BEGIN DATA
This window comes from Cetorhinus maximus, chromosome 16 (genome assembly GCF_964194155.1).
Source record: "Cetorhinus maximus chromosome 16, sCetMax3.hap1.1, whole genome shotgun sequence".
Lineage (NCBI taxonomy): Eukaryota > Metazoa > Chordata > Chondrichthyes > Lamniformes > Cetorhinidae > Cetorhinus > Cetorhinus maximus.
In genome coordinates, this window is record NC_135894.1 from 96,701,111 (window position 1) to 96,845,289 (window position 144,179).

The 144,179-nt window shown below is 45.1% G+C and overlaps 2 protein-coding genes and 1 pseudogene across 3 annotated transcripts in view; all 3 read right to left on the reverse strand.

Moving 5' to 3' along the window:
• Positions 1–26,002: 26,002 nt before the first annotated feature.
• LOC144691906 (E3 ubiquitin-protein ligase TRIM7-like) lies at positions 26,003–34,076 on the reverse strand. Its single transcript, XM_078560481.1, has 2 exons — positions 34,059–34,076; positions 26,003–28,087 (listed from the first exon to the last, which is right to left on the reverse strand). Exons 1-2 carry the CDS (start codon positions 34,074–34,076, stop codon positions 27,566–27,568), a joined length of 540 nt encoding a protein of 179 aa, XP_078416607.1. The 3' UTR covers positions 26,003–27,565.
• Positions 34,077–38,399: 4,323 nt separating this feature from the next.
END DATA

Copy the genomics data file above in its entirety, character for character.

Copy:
This window comes from Cetorhinus maximus, chromosome 16 (genome assembly GCF_964194155.1).
Source record: "Cetorhinus maximus chromosome 16, sCetMax3.hap1.1, whole genome shotgun sequence".
Lineage (NCBI taxonomy): Eukaryota > Metazoa > Chordata > Chondrichthyes > Lamniformes > Cetorhinidae > Cetorhinus > Cetorhinus maximus.
In genome coordinates, this window is record NC_135894.1 from 96,701,111 (window position 1) to 96,845,289 (window position 144,179).

The 144,179-nt window shown below is 45.1% G+C and overlaps 2 protein-coding genes and 1 pseudogene across 3 annotated transcripts in view; all 3 read right to left on the reverse strand.

Moving 5' to 3' along the window:
• Positions 1–26,002: 26,002 nt before the first annotated feature.
• LOC144691906 (E3 ubiquitin-protein ligase TRIM7-like) lies at positions 26,003–34,076 on the reverse strand. Its single transcript, XM_078560481.1, has 2 exons — positions 34,059–34,076; positions 26,003–28,087 (listed from the first exon to the last, which is right to left on the reverse strand). Exons 1-2 carry the CDS (start codon positions 34,074–34,076, stop codon positions 27,566–27,568), a joined length of 540 nt encoding a protein of 179 aa, XP_078416607.1. The 3' UTR covers positions 26,003–27,565.
• Positions 34,077–38,399: 4,323 nt separating this feature from the next.